By Alex Lawler
LONDON (Reuters) - OPEC crude output declined in August as unrest and conflict in Libya disrupted supplies, a Reuters survey found on Friday, outweighing extra oil from Saudi Arabia and a recovery in Iraq.
Supply from the Organization of the Petroleum Exporting Countries has averaged 30.32 million barrels per day (bpd), down from a revised 30.50 million bpd in July, the survey of shipping data and sources at oil companies, OPEC and consultants found.
The survey also showed internal strife is undermining supply from African OPEC producers. The outages plus concern about a military strike against Syria pushed Brent crude to a six-month high above $117 a barrel this week.
"While Saudi Arabia may be stepping up production, the outage of Libyan crude oil alongside multiple declarations of force majeure on exports by fellow OPEC member Nigeria will remain supportive of Brent prices," said Harry Tchilinguirian, head of commodity market strategy at BNP Paribas in London.
"The reason is because the crudes are of very similar quality to Brent and priced off the North Sea benchmark."
In July, involuntary curbs in Libya and no significant recovery in Nigeria have outweighed extra crude from top OPEC exporter, Saudi Arabia, and a rebound in Iraq's exports. Saudi supply to market in July was revised up by 250,000 bpd.
Saudi Arabia, industry sources say, has produced more crude, adding to earlier increases due to higher use in refineries and domestic power plants to meet demand for air conditioning. A Saudi official did not respond to a Reuters request for comment.
"Output in July was up but this was not due to exports, but rather due to increased refinery runs and direct burn," said an industry source who tracks Saudi output. "The increase in August is mainly reflecting higher exports."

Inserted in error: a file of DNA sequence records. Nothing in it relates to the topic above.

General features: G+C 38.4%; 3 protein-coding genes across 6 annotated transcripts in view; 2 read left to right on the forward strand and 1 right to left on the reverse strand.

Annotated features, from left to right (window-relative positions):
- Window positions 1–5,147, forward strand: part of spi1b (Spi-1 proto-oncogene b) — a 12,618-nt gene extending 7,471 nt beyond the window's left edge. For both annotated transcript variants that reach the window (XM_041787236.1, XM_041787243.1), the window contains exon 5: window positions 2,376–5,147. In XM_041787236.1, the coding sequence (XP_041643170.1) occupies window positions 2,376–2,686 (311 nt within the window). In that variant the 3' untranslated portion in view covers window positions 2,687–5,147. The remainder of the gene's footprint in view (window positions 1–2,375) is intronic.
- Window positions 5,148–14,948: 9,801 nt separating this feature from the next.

With the upward revision to July, OPEC's August output is the lowest since March 2013, when the group pumped 30.18 million bpd, according to Reuters surveys, and leaves supply a mere 320,000 bpd above its output target of 30 million bpd.
The most notable drop in OPEC output has come from Libya. Protests at oilfields and terminals have cut supply to a monthly average of 500,000 million bpd, according to the survey.
Output, at 1.4 million bpd earlier this year, had slumped to 250,000 bpd or lower by late August.
Supply in Nigeria, increasingly disrupted by oil spills and theft from pipelines, remains far below its potential with exports of crudes including Bonny Light under force majeure, even after a small rise in August.
Output fell slightly in Angola due to reduced production and a force majeure on exports of Saturno crude.
Iraq's exports have rebounded due to increased shipments from southern ports. Iraq allocated extra oil to some customers, trade sources said, before an expected slowdown in September due to maintenance work. Exports remain under pressure in the north, where Sunni insurgents are targeting Iraq's pipeline to Turkey.
An oil revival in Iraq after decades of sanctions and wars has slowed this year due to infrastructure and security problems. Iraq is at risk of its first annual drop in output for three years unless momentum is regained in the autumn.
Iranian supply to market was estimated at 2.68 million bpd, up slightly from July, on indications more crude may be heading to China and India. U.S. and European sanctions on Iran have more than halved its exports since early 2012.
With Brent crude above the $100-mark favoured by Saudi Arabia and most other members, OPEC at its last meeting held in May agreed to keep the output target of 30 million bpd.
The group is not scheduled to meet again until December and has effectively delegated short-term market management to Saudi Arabia, which tweaks supply informally depending on demand.